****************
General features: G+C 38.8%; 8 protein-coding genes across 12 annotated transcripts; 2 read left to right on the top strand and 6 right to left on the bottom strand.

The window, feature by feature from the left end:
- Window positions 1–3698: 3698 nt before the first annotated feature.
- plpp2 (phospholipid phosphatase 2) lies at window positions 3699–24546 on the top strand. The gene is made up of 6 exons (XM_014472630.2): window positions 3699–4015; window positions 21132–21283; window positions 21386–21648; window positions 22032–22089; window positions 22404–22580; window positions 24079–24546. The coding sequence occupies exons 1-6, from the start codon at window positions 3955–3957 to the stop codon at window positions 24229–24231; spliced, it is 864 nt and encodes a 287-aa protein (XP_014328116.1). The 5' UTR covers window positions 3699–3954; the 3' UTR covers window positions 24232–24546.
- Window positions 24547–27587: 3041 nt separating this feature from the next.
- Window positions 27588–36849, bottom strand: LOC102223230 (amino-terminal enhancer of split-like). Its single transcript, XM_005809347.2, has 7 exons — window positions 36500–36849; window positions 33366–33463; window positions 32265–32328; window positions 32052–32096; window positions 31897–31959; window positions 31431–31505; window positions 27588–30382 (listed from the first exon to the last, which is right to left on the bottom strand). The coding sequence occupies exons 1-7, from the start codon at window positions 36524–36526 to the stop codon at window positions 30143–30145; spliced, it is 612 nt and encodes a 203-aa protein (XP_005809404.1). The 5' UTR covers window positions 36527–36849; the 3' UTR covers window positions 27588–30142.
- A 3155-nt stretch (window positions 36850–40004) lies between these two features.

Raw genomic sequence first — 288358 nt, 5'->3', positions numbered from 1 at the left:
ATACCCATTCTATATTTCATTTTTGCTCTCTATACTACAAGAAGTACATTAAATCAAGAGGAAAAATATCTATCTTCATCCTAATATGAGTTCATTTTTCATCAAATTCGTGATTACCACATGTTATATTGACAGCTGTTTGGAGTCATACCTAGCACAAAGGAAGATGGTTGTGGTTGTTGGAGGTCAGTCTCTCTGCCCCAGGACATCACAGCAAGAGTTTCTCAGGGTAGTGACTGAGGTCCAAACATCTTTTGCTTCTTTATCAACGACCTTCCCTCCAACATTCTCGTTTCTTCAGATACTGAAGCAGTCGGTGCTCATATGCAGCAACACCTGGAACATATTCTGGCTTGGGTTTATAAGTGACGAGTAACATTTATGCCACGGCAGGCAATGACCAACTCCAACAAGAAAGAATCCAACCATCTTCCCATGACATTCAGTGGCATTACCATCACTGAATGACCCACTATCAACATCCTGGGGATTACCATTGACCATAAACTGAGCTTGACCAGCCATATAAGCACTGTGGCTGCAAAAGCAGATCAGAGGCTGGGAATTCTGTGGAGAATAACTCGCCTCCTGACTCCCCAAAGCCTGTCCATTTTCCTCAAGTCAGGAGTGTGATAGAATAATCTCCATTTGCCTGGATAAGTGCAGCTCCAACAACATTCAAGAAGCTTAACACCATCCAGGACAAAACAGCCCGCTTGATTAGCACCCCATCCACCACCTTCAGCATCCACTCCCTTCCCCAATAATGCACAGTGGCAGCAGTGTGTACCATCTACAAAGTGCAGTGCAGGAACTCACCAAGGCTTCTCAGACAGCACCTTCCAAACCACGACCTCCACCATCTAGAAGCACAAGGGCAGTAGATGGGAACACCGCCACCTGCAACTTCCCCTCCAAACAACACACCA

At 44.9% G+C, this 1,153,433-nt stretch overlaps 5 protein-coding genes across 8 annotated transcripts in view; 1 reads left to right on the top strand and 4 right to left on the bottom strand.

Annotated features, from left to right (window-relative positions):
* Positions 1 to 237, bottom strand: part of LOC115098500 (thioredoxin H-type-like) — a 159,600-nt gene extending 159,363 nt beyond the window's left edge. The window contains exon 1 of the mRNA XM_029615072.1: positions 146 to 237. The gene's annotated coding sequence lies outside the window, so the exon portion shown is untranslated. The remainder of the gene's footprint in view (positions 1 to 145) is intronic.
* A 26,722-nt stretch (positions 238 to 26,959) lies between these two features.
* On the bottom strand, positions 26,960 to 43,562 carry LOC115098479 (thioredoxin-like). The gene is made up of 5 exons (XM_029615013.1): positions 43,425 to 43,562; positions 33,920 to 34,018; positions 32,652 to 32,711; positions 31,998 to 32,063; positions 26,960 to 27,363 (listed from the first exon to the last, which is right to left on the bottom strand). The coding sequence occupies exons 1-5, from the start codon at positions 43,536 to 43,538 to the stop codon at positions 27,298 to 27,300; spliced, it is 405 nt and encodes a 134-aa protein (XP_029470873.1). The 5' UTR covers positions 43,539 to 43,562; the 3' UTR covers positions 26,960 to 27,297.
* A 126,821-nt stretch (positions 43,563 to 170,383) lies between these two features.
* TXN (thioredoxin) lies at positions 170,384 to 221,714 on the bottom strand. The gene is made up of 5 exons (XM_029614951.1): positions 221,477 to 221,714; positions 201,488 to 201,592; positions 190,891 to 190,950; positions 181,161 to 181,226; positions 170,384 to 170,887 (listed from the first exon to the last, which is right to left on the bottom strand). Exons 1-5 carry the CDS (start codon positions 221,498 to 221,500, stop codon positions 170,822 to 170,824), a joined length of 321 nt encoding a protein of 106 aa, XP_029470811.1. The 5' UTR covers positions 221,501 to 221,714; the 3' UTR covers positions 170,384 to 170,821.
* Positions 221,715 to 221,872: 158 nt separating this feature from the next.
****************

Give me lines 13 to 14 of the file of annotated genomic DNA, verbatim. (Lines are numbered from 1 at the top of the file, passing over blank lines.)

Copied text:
* A 26,722-nt stretch (positions 238 to 26,959) lies between these two features.
* On the bottom strand, positions 26,960 to 43,562 carry LOC115098479 (thioredoxin-like). The gene is made up of 5 exons (XM_029615013.1): positions 43,425 to 43,562; positions 33,920 to 34,018; positions 32,652 to 32,711; positions 31,998 to 32,063; positions 26,960 to 27,363 (listed from the first exon to the last, which is right to left on the bottom strand). The coding sequence occupies exons 1-5, from the start codon at positions 43,536 to 43,538 to the stop codon at positions 27,298 to 27,300; spliced, it is 405 nt and encodes a 134-aa protein (XP_029470873.1). The 5' UTR covers positions 43,539 to 43,562; the 3' UTR covers positions 26,960 to 27,297.